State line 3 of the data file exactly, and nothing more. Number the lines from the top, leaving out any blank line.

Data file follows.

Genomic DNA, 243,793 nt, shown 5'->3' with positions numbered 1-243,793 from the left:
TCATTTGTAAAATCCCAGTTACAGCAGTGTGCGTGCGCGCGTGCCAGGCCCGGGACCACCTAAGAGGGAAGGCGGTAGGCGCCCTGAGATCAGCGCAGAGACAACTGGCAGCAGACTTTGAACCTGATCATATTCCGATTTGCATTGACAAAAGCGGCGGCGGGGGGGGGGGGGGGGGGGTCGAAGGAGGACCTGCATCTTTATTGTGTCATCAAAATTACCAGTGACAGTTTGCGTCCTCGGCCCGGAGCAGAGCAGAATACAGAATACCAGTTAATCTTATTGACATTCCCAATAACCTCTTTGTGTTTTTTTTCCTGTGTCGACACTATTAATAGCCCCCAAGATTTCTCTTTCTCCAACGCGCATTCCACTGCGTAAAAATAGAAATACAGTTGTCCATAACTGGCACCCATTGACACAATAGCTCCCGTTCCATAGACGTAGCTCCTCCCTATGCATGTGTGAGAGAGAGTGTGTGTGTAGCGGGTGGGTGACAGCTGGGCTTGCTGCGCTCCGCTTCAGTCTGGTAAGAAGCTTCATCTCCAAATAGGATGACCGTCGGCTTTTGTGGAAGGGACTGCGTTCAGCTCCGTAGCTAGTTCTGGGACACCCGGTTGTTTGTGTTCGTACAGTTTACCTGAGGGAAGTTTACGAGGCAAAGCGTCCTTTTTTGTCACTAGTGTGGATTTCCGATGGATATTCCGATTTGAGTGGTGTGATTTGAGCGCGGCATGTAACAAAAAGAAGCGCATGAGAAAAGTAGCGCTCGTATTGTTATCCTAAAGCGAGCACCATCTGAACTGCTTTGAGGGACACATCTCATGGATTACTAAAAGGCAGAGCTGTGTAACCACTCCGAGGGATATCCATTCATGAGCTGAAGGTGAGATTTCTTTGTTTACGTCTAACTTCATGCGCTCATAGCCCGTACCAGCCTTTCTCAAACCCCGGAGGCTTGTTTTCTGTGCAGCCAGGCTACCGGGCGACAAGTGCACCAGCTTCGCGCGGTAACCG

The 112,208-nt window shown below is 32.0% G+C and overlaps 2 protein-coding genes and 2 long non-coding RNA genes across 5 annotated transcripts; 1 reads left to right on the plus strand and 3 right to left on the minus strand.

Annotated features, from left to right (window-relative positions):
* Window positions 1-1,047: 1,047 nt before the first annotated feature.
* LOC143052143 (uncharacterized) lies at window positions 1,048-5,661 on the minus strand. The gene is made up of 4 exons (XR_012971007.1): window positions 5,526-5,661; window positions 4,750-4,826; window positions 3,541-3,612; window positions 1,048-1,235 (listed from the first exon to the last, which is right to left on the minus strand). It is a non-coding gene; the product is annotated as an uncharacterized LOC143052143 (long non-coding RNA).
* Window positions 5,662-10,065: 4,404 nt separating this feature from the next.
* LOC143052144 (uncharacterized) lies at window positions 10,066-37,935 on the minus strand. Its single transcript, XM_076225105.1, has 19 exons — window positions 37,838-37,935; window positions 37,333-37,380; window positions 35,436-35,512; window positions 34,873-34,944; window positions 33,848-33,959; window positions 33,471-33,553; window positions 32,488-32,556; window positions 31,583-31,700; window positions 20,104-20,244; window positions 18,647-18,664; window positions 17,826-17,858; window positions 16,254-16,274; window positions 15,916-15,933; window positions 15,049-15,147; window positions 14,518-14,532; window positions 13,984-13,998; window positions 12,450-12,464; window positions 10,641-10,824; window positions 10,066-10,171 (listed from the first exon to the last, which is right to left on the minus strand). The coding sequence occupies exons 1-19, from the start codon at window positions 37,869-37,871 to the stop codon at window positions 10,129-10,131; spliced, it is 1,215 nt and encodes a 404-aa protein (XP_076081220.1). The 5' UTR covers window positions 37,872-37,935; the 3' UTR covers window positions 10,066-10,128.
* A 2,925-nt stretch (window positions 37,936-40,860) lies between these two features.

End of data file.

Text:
The 112,208-nt window shown below is 32.0% G+C and overlaps 2 protein-coding genes and 2 long non-coding RNA genes across 5 annotated transcripts; 1 reads left to right on the plus strand and 3 right to left on the minus strand.